Genzel, 68, and Ghez won because "they showed that black holes are not just theory—they're real, they're here, and there's a monster-size black hole in the center of our galaxy, the Milky Way," said Brian Greene, a theoretical physicist and mathematician at Columbia University.
In the 1990s, Genzel and Ghez, leading separate groups of astronomers, trained their sights on the dust-covered center of our Milky Way galaxy, a region called Sagittarius A(asterisk), where something strange was going on. It was "an extremely heavy, invisible object that pulls on the jumble of stars, causing them to rush around at dizzying speeds," according to the Nobel Committee.
It was a black hole. Not just an ordinary black hole, but a supermassive one, 4 million times the mass of our sun.
The first image Ghez got was in 1995, using the Keck Telescope in Hawaii that had just gone online. A year later, another image seemed to indicate that the stars near the center of the Milky Way were circling something. A third image led Ghez and Genzel to think they were really on to something.
A fierce competition developed between Ghez and Genzel, whose team was using an array of telescopes at the European Southern Observatory in Chile.
"Their rivalry elevated them to greater scientific heights," said Harvard astronomer Avi Loeb.
Unlike with other achievements honored with Nobels, there is no practical application for these discoveries.
"Is there a practical application to Beethoven's Ninth Symphony?" Columbia's Greene asked. "But its existence, this type of spectacular knowledge, is part of what gives life meaning."
The Nobel comes with a gold medal and 10 million kronor (more than $1.1 million), courtesy of a bequest left 124 years ago by the prize's creator, Alfred Nobel, the inventor of dynamite.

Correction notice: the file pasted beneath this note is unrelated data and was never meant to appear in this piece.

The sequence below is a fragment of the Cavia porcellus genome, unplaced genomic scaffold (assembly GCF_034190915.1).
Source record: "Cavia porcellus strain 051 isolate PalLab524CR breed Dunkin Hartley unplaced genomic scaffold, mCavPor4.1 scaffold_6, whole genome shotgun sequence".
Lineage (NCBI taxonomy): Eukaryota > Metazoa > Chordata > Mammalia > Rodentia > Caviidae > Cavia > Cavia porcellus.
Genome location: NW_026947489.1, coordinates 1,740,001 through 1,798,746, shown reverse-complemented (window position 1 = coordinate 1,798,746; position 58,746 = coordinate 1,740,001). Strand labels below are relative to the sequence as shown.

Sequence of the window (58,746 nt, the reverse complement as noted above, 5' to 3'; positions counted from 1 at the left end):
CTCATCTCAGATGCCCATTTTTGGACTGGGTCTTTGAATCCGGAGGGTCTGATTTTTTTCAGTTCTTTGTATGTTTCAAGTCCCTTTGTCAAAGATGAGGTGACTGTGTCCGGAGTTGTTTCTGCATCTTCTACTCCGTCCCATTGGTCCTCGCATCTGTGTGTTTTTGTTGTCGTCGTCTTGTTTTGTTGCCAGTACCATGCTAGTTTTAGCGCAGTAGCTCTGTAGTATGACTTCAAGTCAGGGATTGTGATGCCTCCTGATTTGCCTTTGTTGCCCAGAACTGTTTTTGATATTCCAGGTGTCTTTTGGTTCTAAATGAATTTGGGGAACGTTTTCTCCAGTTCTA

On Monday, the Nobel in medicine was awarded to Americans Harvey J. Alter and Charles M. Rice and British-born scientist Michael Houghton for discovering the liver-ravaging hepatitis C virus. The prizes for chemistry, literature, peace and economics will be announced in the coming days.
The Nobel Foundation announcement:
The Royal Swedish Academy of Sciences has decided to award the Nobel Prize in Physics 2020
with one half to
University of Oxford, UK
"for the discovery that black hole formation is a robust prediction of the general theory of relativity"
and the other half jointly to
Max Planck Institute for Extraterrestrial Physics, Garching, Germany and University of California, Berkeley, U.S.
University of California, Los Angeles, U.S.
"for the discovery of a supermassive compact object at the centre of our galaxy"
Black holes and the Milky Way's darkest secret
Three Laureates share this year's Nobel Prize in Physics for their discoveries about one of the most exotic phenomena in the universe, the black hole. Roger Penrose showed that the general theory of relativity leads to the formation of black holes. Reinhard Genzel and Andrea Ghez discovered that an invisible and extremely heavy object governs the orbits of stars at the centre of our galaxy. A supermassive black hole is the only currently known explanation.
Roger Penrose used ingenious mathematical methods in his proof that black holes are a direct consequence of Albert Einstein's general theory of relativity. Einstein did not himself believe that black holes really exist, these super-heavyweight monsters that capture everything that enters them. Nothing can escape, not even light.
In January 1965, ten years after Einstein's death, Roger Penrose proved that black holes really can form and described them in detail; at their heart, black holes hide a singularity in which all the known laws of nature cease. His groundbreaking article is still regarded as the most important contribution to the general theory of relativity since Einstein.